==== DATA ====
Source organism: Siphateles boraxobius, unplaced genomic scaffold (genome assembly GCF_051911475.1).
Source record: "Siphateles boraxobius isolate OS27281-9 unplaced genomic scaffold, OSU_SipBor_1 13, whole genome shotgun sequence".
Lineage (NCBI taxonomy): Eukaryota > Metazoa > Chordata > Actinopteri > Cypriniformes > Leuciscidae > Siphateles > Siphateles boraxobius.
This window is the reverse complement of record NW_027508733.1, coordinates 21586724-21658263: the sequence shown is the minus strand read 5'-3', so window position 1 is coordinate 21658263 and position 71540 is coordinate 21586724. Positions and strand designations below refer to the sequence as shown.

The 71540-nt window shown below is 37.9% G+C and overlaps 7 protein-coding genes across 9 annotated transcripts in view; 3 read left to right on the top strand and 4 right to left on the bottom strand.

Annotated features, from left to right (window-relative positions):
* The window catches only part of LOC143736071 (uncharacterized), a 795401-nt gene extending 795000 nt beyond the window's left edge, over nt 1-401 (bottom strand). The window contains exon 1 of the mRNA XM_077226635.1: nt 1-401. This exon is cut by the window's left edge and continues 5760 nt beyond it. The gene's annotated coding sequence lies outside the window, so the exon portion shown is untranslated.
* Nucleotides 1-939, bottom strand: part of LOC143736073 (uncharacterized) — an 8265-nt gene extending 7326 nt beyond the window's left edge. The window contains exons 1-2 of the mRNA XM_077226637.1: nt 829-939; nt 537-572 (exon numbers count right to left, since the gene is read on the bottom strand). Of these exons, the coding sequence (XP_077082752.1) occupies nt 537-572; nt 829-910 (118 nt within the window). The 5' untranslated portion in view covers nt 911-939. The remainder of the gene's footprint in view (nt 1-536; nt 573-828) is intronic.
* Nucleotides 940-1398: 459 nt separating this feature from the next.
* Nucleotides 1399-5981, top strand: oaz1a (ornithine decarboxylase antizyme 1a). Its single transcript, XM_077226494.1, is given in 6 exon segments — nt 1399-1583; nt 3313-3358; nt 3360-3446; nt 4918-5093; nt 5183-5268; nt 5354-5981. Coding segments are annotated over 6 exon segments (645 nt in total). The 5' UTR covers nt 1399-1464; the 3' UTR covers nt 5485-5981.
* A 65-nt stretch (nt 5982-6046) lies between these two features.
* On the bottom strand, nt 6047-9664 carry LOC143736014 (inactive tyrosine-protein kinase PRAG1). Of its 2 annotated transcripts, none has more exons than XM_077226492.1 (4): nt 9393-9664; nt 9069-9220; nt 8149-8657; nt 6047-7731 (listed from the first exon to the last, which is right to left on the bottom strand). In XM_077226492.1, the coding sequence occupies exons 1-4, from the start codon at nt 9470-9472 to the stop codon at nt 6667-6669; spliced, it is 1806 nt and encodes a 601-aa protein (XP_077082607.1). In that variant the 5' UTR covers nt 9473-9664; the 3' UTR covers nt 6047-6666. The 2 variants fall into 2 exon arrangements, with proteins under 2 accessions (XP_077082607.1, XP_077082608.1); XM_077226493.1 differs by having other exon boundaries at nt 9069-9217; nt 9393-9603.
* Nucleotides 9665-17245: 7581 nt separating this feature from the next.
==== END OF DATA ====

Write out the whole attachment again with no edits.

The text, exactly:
Source organism: Siphateles boraxobius, unplaced genomic scaffold (genome assembly GCF_051911475.1).
Source record: "Siphateles boraxobius isolate OS27281-9 unplaced genomic scaffold, OSU_SipBor_1 13, whole genome shotgun sequence".
Lineage (NCBI taxonomy): Eukaryota > Metazoa > Chordata > Actinopteri > Cypriniformes > Leuciscidae > Siphateles > Siphateles boraxobius.
This window is the reverse complement of record NW_027508733.1, coordinates 21586724-21658263: the sequence shown is the minus strand read 5'-3', so window position 1 is coordinate 21658263 and position 71540 is coordinate 21586724. Positions and strand designations below refer to the sequence as shown.

The 71540-nt window shown below is 37.9% G+C and overlaps 7 protein-coding genes across 9 annotated transcripts in view; 3 read left to right on the top strand and 4 right to left on the bottom strand.

Annotated features, from left to right (window-relative positions):
* The window catches only part of LOC143736071 (uncharacterized), a 795401-nt gene extending 795000 nt beyond the window's left edge, over nt 1-401 (bottom strand). The window contains exon 1 of the mRNA XM_077226635.1: nt 1-401. This exon is cut by the window's left edge and continues 5760 nt beyond it. The gene's annotated coding sequence lies outside the window, so the exon portion shown is untranslated.
* Nucleotides 1-939, bottom strand: part of LOC143736073 (uncharacterized) — an 8265-nt gene extending 7326 nt beyond the window's left edge. The window contains exons 1-2 of the mRNA XM_077226637.1: nt 829-939; nt 537-572 (exon numbers count right to left, since the gene is read on the bottom strand). Of these exons, the coding sequence (XP_077082752.1) occupies nt 537-572; nt 829-910 (118 nt within the window). The 5' untranslated portion in view covers nt 911-939. The remainder of the gene's footprint in view (nt 1-536; nt 573-828) is intronic.
* Nucleotides 940-1398: 459 nt separating this feature from the next.
* Nucleotides 1399-5981, top strand: oaz1a (ornithine decarboxylase antizyme 1a). Its single transcript, XM_077226494.1, is given in 6 exon segments — nt 1399-1583; nt 3313-3358; nt 3360-3446; nt 4918-5093; nt 5183-5268; nt 5354-5981. Coding segments are annotated over 6 exon segments (645 nt in total). The 5' UTR covers nt 1399-1464; the 3' UTR covers nt 5485-5981.
* A 65-nt stretch (nt 5982-6046) lies between these two features.
* On the bottom strand, nt 6047-9664 carry LOC143736014 (inactive tyrosine-protein kinase PRAG1). Of its 2 annotated transcripts, none has more exons than XM_077226492.1 (4): nt 9393-9664; nt 9069-9220; nt 8149-8657; nt 6047-7731 (listed from the first exon to the last, which is right to left on the bottom strand). In XM_077226492.1, the coding sequence occupies exons 1-4, from the start codon at nt 9470-9472 to the stop codon at nt 6667-6669; spliced, it is 1806 nt and encodes a 601-aa protein (XP_077082607.1). In that variant the 5' UTR covers nt 9473-9664; the 3' UTR covers nt 6047-6666. The 2 variants fall into 2 exon arrangements, with proteins under 2 accessions (XP_077082607.1, XP_077082608.1); XM_077226493.1 differs by having other exon boundaries at nt 9069-9217; nt 9393-9603.
* Nucleotides 9665-17245: 7581 nt separating this feature from the next.